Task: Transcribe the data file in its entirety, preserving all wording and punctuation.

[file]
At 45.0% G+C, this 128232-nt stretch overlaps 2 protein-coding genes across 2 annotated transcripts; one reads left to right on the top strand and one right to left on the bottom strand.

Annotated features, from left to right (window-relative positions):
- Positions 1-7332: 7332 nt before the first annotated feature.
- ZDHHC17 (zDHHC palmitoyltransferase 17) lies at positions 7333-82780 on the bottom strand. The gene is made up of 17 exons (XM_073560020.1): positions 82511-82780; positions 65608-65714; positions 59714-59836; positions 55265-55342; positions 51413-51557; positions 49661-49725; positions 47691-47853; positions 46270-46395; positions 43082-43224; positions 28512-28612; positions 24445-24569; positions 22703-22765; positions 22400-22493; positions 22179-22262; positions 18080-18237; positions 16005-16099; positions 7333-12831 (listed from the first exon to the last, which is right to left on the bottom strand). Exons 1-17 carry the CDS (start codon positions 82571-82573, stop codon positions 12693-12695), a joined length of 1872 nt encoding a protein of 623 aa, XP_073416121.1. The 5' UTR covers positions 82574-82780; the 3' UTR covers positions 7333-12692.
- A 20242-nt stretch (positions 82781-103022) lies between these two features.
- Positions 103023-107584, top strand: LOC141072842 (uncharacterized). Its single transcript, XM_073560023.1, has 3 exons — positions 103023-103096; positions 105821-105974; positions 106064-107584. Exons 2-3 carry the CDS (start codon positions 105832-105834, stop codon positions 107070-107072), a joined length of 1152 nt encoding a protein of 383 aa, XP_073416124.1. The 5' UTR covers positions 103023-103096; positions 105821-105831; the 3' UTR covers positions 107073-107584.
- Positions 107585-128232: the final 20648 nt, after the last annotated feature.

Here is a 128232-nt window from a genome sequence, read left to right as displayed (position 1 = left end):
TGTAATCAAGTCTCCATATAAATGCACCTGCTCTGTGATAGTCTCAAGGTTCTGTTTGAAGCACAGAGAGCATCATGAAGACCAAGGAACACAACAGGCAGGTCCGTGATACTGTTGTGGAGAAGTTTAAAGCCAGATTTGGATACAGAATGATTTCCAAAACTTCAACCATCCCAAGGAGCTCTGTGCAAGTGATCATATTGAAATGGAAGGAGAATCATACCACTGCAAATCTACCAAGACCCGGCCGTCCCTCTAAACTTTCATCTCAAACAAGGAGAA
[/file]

At 45.0% G+C, this 128232-nt stretch overlaps 2 protein-coding genes across 2 annotated transcripts; one reads left to right on the top strand and one right to left on the bottom strand.

Annotated features, from left to right (window-relative positions):
- Positions 1-7332: 7332 nt before the first annotated feature.
- ZDHHC17 (zDHHC palmitoyltransferase 17) lies at positions 7333-82780 on the bottom strand. The gene is made up of 17 exons (XM_073560020.1): positions 82511-82780; positions 65608-65714; positions 59714-59836; positions 55265-55342; positions 51413-51557; positions 49661-49725; positions 47691-47853; positions 46270-46395; positions 43082-43224; positions 28512-28612; positions 24445-24569; positions 22703-22765; positions 22400-22493; positions 22179-22262; positions 18080-18237; positions 16005-16099; positions 7333-12831 (listed from the first exon to the last, which is right to left on the bottom strand). Exons 1-17 carry the CDS (start codon positions 82571-82573, stop codon positions 12693-12695), a joined length of 1872 nt encoding a protein of 623 aa, XP_073416121.1. The 5' UTR covers positions 82574-82780; the 3' UTR covers positions 7333-12692.
- A 20242-nt stretch (positions 82781-103022) lies between these two features.
- Positions 103023-107584, top strand: LOC141072842 (uncharacterized). Its single transcript, XM_073560023.1, has 3 exons — positions 103023-103096; positions 105821-105974; positions 106064-107584. Exons 2-3 carry the CDS (start codon positions 105832-105834, stop codon positions 107070-107072), a joined length of 1152 nt encoding a protein of 383 aa, XP_073416124.1. The 5' UTR covers positions 103023-103096; positions 105821-105831; the 3' UTR covers positions 107073-107584.
- Positions 107585-128232: the final 20648 nt, after the last annotated feature.

Here is a 128232-nt window from a genome sequence, read left to right as displayed (position 1 = left end):
TGTAATCAAGTCTCCATATAAATGCACCTGCTCTGTGATAGTCTCAAGGTTCTGTTTGAAGCACAGAGAGCATCATGAAGACCAAGGAACACAACAGGCAGGTCCGTGATACTGTTGTGGAGAAGTTTAAAGCCAGATTTGGATACAGAATGATTTCCAAAACTTCAACCATCCCAAGGAGCTCTGTGCAAGTGATCATATTGAAATGGAAGGAGAATCATACCACTGCAAATCTACCAAGACCCGGCCGTCCCTCTAAACTTTCATCTCAAACAAGGAGAA